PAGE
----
Having served as a trustee for some years, David Todd, who grew up and lived most of his life in Farnham in The Bourne, was looking forward to assuming the role of chairman of Sampson’s Almshouses in April. 

His unexpected death at the end of January from a heart condition leaves his family and friends with great sadness. 

David was fully committed to the residents of Sampson’s and to continuing the good running of this long-standing Farnham charity.  

He would have wished and encouraged potential new trustees to come forward and offer their skills (see below article by Anne Kettles) to join the current trustees to ensure the long-term success of the charity. 

I accompanied Anne Kettles, the clerk of Sampson’s Almshouses, to distribute 16 bouquets of spring flowers to the residents to say ‘farewell’ from David.  

The surprised residents responded with a warmth and appreciation of David that was lovely; the gesture proved to be a therapeutic one for me following the day of David’s funeral at St Thomas-on-The Bourne.

Donations in memory of David for the benefit of Sampson’s Almshouses (now standing at more than £600) may be made at https://david-stephen-todd.muchloved.com

Denise Todd

Sampson's Almshouses in West Street, Farnham
Sampson's Almshouses in West Street, Farnham (Sampson's Almshouses)

Our charitable trust, founded in 1854, is the second oldest of the groups of almshouses that Farnham is fortunate to have.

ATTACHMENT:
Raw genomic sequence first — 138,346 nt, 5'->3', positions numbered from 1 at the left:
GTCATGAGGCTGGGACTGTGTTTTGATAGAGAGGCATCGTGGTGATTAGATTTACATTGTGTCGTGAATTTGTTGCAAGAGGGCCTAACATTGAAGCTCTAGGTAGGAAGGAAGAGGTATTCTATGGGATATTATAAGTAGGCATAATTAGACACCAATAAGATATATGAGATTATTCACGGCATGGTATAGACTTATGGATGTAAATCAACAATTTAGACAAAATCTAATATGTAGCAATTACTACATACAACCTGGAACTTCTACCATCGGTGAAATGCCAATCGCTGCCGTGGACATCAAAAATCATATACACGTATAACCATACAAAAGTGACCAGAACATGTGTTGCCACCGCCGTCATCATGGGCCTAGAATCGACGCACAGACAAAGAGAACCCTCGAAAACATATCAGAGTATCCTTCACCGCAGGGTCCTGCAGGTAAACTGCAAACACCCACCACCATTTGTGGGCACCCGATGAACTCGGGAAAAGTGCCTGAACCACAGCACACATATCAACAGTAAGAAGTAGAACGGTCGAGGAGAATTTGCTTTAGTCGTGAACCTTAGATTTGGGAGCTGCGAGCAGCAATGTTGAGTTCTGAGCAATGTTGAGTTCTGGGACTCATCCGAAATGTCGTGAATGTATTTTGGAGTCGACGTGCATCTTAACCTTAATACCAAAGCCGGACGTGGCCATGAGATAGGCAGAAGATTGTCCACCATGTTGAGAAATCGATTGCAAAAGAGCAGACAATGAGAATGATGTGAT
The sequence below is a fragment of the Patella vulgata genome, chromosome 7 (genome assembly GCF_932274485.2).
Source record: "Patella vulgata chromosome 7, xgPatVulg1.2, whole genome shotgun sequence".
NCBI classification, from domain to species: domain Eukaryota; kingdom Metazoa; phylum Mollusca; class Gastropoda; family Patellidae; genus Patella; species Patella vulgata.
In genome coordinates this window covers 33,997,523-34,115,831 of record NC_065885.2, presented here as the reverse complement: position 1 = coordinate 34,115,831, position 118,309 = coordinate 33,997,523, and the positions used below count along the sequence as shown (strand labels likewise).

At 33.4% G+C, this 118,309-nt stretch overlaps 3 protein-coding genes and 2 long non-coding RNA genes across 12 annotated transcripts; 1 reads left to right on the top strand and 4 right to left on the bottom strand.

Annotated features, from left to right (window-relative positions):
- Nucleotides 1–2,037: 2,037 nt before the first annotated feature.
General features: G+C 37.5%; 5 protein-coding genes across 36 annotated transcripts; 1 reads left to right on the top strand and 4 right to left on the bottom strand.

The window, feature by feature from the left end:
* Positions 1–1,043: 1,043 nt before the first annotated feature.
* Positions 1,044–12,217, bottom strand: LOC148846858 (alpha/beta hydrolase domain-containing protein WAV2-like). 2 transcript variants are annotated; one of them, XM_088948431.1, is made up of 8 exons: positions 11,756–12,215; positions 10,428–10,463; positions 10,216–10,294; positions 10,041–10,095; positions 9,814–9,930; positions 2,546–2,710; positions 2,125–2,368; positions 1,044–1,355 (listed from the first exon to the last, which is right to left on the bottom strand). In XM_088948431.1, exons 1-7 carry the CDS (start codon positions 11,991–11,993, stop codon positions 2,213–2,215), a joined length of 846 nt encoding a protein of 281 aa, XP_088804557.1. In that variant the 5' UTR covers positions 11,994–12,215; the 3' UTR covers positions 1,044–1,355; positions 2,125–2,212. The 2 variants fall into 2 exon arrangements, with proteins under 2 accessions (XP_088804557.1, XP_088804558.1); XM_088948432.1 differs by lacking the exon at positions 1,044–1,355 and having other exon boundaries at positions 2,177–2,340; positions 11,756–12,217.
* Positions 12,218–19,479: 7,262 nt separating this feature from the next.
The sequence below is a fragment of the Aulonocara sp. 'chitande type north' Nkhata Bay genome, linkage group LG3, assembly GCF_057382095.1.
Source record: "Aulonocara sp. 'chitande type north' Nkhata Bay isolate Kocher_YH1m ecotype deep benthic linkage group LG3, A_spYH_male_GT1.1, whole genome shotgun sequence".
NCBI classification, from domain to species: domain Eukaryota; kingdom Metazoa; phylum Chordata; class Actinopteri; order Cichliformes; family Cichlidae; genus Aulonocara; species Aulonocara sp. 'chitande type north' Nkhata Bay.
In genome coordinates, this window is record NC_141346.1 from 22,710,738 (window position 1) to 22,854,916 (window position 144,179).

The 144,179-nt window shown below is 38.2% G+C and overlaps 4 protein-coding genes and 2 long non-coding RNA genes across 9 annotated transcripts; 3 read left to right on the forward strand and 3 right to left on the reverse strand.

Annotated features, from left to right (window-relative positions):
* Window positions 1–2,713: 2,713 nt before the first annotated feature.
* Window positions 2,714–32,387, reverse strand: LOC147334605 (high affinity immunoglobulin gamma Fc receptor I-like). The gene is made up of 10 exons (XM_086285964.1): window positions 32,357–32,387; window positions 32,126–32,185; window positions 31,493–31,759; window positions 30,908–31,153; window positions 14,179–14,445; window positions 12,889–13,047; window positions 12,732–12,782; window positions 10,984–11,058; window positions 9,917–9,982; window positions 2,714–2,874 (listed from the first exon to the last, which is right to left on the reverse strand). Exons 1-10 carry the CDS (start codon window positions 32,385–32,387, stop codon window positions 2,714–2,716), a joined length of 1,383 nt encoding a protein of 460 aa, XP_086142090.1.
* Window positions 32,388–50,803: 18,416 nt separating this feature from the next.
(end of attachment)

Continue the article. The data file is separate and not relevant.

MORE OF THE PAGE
Many people know little about almshouses, which can be considered as the earliest charities in this country and the original form of social housing. The history of Sampson’s was covered in Peeps into the Past last year.

Today it is still going strong, with 16 houses on a site in West Street, providing much-needed housing for elderly people in a friendly community. 

The need for such housing will continue to be strong with an increasingly elderly population and a shortage of affordable housing. Vacancies are advertised when they occur, and suitable previous applicants are also contacted to ascertain their current interest. 

The three main criteria for a successful application are: genuine need, links to Farnham and being capable of independent living.

The selection of residents is one of the most important tasks of the six trustees responsible for the management of Sampson’s. The trustees are all unpaid volunteers and interest from potential trustees is always welcome. 

There is a particular need for new trustees this year with some incumbents reaching the end of their term. The trustees are supported by a part-time paid clerk and by a local firm of property managers to oversee repairs and maintenance of the houses and grounds.

The role of a trustee is a rewarding one to those with an empathy for elderly people, and with an interest in housing. 

Those qualities are found in all our trustees, along with a wish to contribute to the community. Specific skills are always welcome in areas such as housing management and maintenance, grounds and gardens, welfare and safeguarding, and finance. 

A trustee is not an onerous role, with four formal meetings a year; each trustee is asked to take responsibility for an aspect of the charity’s business, using so far as possible the trustee’s skills and interests. 

An important part of the role is to have contact with the residents, so problems can be identified, whether those concerning the property or of a personal nature. 

Trustees try to ensure a good community spirit and mutual support of residents. Shortly before Christmas, all residents were invited to a social gathering over tea and cakes with the trustees.

More information about Sampson’s can be found at www.sampsonsalmshouses.co.uk from where an application may be made, or by email to the clerk at [email protected]

Anne Kettles